The Folly of Fueled Power Plants

The Earth comes to us with a safe and clean nuclear power plant built in that can provide all of the energy we need. We learned how to tap this geothermal energy decades ago, yet we still seem to prefer gathering fuel and burning it for virtually all of our power needs. Fuel gathering seems to be a deep human instinct that overpowers our logical thinking. Even now, when the earth’s climate is threatened and health problems from fuel burning are killing us, we cling to this fuel-gathering obsession.

Heat is continually and safely generated inside the earth’s rocks by decay of Uranium, Thorium and other isotopes in the rocks. These rocks are so hot that we need only drill a hole through the outer crust and send water down it to boil that water and make steam. If we drill another hole nearby, steam will gush forth. Steam is what we use to drive turbines in fueled power plants to generate almost all of our electrical power.

However, man prefers to complicate things so we spend billions to build atomic power plants where we can localize the atomic reaction in a reactor vessel. We go to great expense to dig up rocks and refine out the pure Uranium so we can carefully ship it to to the reactor. After the reaction has boiled all the water it can, we store the dangerous residue nearby with the hope that we will someday find a safe place to hide it.

An even more popular way to boil water with fuel is to blast the tops off of mountains and then dig out the carbon that was sequestered by nature eons ago. We then crush and wash this carbon and store the poisonous residue in ponds. We hope to find a way to safely dispose of this waste someday too, but the rest of the poison, the sulfur, mercury, and heavy and radioactive metals fly out of the smokestack when we burn the coal to boil water. Every ton of carbon we burn unites with oxygen atoms from the air to go up the stack as 3.7 tons of CO2. Since this CO2 has been causing nasty climate problems, we are working on a way to hide it in underground caverns. Unfortunately hiding this much CO2 costs a lot of money so we’re spending $407 million next year hoping for a breakthrough idea.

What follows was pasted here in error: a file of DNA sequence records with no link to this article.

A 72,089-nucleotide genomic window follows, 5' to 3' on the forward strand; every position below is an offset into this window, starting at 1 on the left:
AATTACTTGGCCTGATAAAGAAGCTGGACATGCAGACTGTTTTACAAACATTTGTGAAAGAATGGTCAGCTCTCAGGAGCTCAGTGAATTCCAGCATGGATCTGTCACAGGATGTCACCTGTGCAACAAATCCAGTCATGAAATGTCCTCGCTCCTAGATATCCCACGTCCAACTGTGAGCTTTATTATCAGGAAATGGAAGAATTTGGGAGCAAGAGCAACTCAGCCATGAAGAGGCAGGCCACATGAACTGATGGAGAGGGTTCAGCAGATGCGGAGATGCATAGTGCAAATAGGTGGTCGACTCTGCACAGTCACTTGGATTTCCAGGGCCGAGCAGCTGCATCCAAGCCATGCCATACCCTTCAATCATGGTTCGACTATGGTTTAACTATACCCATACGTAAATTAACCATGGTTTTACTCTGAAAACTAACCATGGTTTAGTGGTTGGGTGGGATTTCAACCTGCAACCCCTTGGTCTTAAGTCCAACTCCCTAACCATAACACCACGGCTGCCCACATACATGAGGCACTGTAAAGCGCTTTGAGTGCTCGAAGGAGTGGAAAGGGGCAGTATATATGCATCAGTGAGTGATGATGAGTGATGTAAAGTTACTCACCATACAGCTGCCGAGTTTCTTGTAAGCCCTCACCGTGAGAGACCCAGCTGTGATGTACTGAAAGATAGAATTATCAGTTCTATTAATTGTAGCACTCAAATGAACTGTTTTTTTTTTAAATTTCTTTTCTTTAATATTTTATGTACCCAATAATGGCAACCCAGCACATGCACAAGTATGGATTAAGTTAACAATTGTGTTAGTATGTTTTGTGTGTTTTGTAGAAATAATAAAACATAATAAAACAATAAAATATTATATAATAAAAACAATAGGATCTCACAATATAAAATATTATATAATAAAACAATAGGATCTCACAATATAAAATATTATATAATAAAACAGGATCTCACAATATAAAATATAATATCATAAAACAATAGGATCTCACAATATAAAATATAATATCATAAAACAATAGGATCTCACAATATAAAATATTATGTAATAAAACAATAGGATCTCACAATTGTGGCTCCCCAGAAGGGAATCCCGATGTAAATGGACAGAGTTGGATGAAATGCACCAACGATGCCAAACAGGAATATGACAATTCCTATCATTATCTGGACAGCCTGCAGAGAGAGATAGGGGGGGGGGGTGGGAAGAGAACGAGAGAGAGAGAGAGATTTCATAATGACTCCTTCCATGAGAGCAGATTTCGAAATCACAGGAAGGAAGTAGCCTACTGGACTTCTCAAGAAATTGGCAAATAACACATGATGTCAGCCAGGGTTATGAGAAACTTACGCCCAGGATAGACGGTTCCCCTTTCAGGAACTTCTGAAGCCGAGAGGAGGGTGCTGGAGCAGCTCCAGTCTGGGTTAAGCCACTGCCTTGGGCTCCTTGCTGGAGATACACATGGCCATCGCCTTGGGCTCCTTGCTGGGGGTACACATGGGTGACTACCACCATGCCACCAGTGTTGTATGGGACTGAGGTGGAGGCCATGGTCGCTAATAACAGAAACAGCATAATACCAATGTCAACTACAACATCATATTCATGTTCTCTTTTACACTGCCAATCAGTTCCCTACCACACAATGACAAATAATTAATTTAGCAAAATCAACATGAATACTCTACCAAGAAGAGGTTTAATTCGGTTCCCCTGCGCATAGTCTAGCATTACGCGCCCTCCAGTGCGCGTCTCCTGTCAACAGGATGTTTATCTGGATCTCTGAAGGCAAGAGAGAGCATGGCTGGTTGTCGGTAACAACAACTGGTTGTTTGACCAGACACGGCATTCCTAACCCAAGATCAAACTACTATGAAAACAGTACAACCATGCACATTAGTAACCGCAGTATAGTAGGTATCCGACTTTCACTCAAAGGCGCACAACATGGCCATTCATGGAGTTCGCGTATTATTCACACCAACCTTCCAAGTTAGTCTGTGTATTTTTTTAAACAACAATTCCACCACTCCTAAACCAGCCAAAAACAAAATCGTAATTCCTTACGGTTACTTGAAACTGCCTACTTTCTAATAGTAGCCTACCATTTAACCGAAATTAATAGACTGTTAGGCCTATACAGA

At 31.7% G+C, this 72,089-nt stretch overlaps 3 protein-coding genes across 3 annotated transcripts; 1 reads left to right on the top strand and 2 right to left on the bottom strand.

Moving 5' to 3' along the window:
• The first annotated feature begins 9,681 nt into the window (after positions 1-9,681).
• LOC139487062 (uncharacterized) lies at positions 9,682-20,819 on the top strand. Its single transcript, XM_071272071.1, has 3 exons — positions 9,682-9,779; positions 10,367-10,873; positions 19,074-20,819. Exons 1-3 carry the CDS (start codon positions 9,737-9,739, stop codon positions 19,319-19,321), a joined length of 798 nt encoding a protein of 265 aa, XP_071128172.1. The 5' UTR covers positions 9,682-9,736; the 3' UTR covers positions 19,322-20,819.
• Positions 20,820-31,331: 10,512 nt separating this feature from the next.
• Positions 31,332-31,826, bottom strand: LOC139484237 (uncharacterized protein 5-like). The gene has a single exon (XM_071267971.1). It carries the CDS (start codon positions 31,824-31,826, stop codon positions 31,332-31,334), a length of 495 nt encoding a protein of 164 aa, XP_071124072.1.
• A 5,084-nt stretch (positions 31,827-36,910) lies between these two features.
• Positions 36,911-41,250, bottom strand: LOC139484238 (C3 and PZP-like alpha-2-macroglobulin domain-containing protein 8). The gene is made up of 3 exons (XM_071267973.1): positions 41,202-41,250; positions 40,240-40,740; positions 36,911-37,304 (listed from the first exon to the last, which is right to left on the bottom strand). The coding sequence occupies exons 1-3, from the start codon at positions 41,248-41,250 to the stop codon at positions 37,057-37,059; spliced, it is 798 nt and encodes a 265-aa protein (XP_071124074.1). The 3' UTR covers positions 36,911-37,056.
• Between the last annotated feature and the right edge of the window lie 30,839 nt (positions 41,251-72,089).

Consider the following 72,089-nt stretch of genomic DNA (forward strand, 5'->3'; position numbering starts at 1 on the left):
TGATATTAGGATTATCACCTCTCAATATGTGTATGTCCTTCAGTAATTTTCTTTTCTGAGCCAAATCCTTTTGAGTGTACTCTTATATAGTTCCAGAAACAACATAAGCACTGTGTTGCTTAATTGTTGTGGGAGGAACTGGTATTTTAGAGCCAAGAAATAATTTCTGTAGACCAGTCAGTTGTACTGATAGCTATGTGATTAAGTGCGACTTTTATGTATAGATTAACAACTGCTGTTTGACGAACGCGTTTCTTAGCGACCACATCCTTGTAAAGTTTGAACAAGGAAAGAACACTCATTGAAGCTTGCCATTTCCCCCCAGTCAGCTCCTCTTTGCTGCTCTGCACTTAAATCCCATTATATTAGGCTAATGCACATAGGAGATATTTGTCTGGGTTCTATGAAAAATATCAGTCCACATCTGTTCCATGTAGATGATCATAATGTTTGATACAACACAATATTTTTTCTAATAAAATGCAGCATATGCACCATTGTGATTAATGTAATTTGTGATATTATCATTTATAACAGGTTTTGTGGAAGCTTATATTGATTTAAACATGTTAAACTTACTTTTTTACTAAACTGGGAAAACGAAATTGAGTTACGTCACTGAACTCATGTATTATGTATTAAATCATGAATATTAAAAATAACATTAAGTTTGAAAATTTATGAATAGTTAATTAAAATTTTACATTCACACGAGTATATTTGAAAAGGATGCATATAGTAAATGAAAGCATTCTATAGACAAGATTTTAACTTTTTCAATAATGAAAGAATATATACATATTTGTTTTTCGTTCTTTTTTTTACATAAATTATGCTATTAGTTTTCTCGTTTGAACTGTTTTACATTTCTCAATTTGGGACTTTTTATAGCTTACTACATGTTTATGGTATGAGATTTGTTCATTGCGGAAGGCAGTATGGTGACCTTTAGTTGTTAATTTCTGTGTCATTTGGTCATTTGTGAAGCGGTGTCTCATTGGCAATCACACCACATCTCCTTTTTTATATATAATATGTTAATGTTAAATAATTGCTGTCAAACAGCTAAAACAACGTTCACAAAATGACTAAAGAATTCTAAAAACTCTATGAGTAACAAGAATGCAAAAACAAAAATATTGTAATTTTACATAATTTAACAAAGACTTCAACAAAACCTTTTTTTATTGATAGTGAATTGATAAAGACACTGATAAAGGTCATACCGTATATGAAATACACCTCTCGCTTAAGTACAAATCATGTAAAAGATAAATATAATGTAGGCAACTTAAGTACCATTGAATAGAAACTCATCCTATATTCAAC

Clearly we love to gather fuel because, though we can boil all the water we want for free using the earth’s geothermal heat, we spent virtually nothing on geothermal research last year and plan to spend only $30 million next year. It seems that our $2 billion in subsidies to fuel interests last year paid for a lot of lobbying and influence. We need to start in a new direction in our energy policy but can’t seem to escape the past. Subsidies are often self-perpetuating.

The cost of a geothermal power plant is mostly in the exploration and drilling costs and research could reduce these costs considerably. EGS technology makes geothermal power practical in areas like the Eastern United States, where natural hot springs are rare. Over the life of a fueled power plant, fuel and pollution control costs will more than erase the cost premium of building a geothermal plant. Both Coal and Uranium costs have been skyrocketing. Health costs, storm damage and environmental destruction are all real but hidden costs of fuel burning. Geothermal heat is a gift from the earth that is ours for the taking, yet the politics of subsidy-preservation have doomed us to ignore our gift.

Thomas R. Blakeslee is president of The Clearlight Foundation, a non-profit organization that invests in renewable energy and other socially useful companies and issues cash grants to individuals who are working effectively for change.

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Thomas R Blakeslee’s books have been published in nine different languages. After serving for three years in the U.S. Navy, he earned a degree from CalTech in Pasadena, California in 1962. After working for IT&T in Antwerp, Belgium, he moved to Silicon Valley in California where he helped found several startup companies as Engineering Vice President. In 1980 he used his own money to found Orion Instruments Inc. He served as President and then Chairman of the Board until he retired in 1998. A prolific inventor, he holds patents in such diverse fields as photography, hydraulics, electronic circuits, information display, digital telephony, instrumentation and vehicle guidance. Since retiring from Orion, he has focused on managing his own and others investments. After years of successfully investing in oil and gas stocks, he came to the realization that the burning of fossil fuels was ruining our planet through pollution and global warming. His search for practical solutions led him to geothermal energy, where he found an amazing gap between it's potential and present reality. The Clearlight Foundation is his vehicle for change using his own and friend's personal savings for the good of the planet. More info at

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